Lightroom is one of a category of software for me that is limitless. Not in its editing capabilities but in organizing. It is very full, super full, featured. When I start putting together information for today’s article I realize how much there is that I do not use. It’s not that I need to use other features, it’s thatt there are so many options to cover many different ways to organize.
It’s easy to start your Lightroom catalog with a project and file the shoot that you are starting with as a newcomer to LR. Street Photography, Landscape, or Weddings can become the file organizer for today and next week add whatever is needed as an addition to the Library module. Organizing by date becomes a much better basis on which to grow. The changes or categories which you want to maintain can change by making use of the detail of the Collections section.
I will give you the details of my experience. Which is best for me? I’ll share some facts so you can decide what’s best for you.
Organize image files by the date captured in Lightroom’s Library. Support this by creating Lightroom Collections, in addition, for the topics that categorize specific areas of photography. That makes the Catalog searchable by time, place, or subject. Example Collections could include Roadtrips, Family, Business, and Friends. Easily cross-referencing with the files safely in the date-based Library.
Think of playlists and how you can load your copy of a great rock guitarist like John Mayer in a playlist for your exercise routine but also place the same song in guitar greats playlist. The song is only in your music player once but can be in playlists for multiple categories of your creation to organize and retrieve as needed.
Lightroom is similar, in that you upload your files into the Library/Folders Section by the date of your vacation. Then as you go through the images you may add them to your Roadtrips Collection and also take some of the family images and place them within your Family Collection. All this put’s you in a very organized Catalog of your memories or work.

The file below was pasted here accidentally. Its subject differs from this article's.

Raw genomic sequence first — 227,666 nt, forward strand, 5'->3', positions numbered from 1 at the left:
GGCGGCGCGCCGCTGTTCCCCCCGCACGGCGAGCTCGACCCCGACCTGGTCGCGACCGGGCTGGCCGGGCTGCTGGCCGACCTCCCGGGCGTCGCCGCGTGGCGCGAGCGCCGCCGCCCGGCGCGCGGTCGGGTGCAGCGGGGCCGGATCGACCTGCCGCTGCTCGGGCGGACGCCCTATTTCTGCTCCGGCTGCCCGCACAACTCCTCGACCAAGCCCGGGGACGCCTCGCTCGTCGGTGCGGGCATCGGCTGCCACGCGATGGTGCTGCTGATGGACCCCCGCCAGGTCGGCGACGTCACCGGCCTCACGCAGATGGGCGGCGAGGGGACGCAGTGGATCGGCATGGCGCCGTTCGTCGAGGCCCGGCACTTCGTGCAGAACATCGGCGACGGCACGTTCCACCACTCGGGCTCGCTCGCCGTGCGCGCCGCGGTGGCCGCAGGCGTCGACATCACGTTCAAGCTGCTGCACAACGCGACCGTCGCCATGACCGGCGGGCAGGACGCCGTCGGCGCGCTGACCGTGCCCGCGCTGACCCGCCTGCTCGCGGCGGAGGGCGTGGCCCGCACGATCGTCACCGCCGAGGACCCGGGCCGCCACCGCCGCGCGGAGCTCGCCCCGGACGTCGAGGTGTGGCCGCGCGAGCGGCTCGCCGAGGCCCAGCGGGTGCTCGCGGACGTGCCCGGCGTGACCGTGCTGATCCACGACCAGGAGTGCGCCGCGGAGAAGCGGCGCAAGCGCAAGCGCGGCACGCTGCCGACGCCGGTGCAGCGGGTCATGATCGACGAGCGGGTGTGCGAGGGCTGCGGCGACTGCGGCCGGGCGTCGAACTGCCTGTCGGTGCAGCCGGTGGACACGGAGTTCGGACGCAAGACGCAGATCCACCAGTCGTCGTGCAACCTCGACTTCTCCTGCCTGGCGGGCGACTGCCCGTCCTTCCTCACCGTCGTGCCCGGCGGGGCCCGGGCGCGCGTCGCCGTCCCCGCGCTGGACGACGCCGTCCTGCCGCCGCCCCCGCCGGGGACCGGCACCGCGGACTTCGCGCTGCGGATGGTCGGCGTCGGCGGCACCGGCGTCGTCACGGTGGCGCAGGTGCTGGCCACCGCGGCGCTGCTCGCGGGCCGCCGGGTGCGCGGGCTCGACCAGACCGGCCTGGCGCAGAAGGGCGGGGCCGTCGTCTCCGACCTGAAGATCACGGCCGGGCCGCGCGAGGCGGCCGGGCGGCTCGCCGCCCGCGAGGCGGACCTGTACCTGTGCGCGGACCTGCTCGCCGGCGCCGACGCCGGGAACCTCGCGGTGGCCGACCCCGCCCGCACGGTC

Why “By The Date” Answers the Puzzling Questions
When I organized my earliest catalog of images one of the hurdles I kept bumping into was this example. I would be shooting a wedding on a Saturday, easy on the LR system, then I’d get home and my wife and kids would be doing some memorable something. I’d capture some momentos. Those shots are in with the wedding for filing purposes. It could be a problem but NOT with the system of choice today! By the date rocks!
Another element, for me, in the decision-making has to do with my history of shooting film. Although it applies long beyond film to today. I could see an image months or years after captured as a lone image, without the rest of the “roll of film”, or now the rest of the days shooting, I’d have no recollection of the image or the story that may go along with it. When I see images in their context, as they were shot chronologically, I can tell a lengthy story about what was taking place around the making of the image. I like those stories.
So, I decided to give it a shot, organized by the date, and I’ve never felt it was a bad decision. In addition to the technique that I suggest by organizing by date is to re-number the image files, also, with the date. And further, place the images in folders named with the date. Wow, it sounds like a lot of work but we’ll set it up step by step and most of the detail will be in some setup about importing the images in LR. Once done, from shoot to shoot is a breeze.
Create the Catalog
Let’s jump in with creating a catalog. You may be creating or just making some changes to an existing catalog. If you are realizing how wonderful Lightroom Classic can be for organizing your photographs, here is where you can get your copy of Lightroom.
In Lightroom Classic under File, click New Catalog. Name the Catalog in the finder window that appears. “Save as” allow you to name and place the catalog where you want. For me, the Pictures folder, named something about “Main”.
Importing and name changing